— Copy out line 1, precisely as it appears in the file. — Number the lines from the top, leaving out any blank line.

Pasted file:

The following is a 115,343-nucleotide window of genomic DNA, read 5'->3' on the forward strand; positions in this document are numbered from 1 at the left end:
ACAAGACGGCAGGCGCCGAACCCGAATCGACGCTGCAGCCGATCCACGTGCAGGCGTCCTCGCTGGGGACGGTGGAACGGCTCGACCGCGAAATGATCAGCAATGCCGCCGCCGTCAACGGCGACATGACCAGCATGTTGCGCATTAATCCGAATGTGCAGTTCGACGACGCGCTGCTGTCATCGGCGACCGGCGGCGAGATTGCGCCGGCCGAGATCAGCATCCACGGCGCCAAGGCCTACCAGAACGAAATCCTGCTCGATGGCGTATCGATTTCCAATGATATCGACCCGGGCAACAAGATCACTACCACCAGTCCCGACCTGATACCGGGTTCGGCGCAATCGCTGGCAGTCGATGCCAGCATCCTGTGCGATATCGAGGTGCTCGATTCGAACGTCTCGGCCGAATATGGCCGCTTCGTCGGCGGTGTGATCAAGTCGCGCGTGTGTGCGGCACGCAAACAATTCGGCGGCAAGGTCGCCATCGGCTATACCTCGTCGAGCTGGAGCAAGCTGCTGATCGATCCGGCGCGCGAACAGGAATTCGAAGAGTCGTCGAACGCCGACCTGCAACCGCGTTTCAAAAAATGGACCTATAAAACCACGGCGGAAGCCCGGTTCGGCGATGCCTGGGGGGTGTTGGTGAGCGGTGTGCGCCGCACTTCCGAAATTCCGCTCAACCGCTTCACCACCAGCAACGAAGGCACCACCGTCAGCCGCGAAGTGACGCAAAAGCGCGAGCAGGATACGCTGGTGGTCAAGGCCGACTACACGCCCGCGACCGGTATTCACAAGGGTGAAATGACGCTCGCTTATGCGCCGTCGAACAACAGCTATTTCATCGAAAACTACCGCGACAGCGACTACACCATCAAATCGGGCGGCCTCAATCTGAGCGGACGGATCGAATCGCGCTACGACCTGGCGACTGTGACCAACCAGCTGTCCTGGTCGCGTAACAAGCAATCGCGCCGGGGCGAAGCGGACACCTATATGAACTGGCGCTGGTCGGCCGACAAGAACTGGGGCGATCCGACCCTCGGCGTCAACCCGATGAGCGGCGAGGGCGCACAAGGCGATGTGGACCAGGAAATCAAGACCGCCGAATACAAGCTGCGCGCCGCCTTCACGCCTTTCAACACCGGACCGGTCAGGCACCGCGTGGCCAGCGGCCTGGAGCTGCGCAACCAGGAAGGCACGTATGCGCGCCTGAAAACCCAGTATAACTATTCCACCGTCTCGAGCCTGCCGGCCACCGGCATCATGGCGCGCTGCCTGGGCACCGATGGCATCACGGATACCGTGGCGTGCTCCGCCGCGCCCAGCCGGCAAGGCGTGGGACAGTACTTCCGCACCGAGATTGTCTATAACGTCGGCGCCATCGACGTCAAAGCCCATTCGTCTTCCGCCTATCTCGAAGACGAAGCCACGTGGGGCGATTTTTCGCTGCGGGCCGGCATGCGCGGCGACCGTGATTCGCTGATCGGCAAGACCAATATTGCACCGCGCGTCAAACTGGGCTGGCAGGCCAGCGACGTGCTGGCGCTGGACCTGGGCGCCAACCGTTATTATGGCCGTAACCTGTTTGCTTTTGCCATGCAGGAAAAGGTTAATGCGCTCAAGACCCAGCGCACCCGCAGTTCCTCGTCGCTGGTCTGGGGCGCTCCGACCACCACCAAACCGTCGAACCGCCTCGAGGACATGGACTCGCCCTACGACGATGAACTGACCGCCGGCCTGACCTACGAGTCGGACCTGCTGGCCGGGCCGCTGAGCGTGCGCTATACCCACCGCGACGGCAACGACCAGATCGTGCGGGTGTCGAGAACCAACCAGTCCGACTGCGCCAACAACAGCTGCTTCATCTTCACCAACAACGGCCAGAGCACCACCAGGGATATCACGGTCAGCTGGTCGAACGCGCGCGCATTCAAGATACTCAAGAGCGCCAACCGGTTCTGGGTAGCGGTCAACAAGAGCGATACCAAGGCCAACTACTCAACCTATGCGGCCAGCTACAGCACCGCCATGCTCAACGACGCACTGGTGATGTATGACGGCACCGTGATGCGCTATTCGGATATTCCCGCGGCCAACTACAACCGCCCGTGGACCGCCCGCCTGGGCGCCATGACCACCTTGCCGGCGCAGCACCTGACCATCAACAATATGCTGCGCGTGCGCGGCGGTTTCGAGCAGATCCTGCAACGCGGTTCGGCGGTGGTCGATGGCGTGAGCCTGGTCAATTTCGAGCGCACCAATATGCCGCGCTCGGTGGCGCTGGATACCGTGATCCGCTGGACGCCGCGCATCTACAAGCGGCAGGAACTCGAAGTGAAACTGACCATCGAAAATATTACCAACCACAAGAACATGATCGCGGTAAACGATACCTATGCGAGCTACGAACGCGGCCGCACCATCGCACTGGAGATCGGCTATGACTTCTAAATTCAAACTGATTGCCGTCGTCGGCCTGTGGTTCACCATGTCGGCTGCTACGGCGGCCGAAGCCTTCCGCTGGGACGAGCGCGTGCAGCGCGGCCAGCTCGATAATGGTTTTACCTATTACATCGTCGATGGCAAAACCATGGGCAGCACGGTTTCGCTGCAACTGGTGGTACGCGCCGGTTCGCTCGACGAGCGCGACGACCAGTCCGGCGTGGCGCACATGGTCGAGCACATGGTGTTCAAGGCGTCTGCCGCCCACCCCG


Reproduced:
The following is a 115,343-nucleotide window of genomic DNA, read 5'->3' on the forward strand; positions in this document are numbered from 1 at the left end: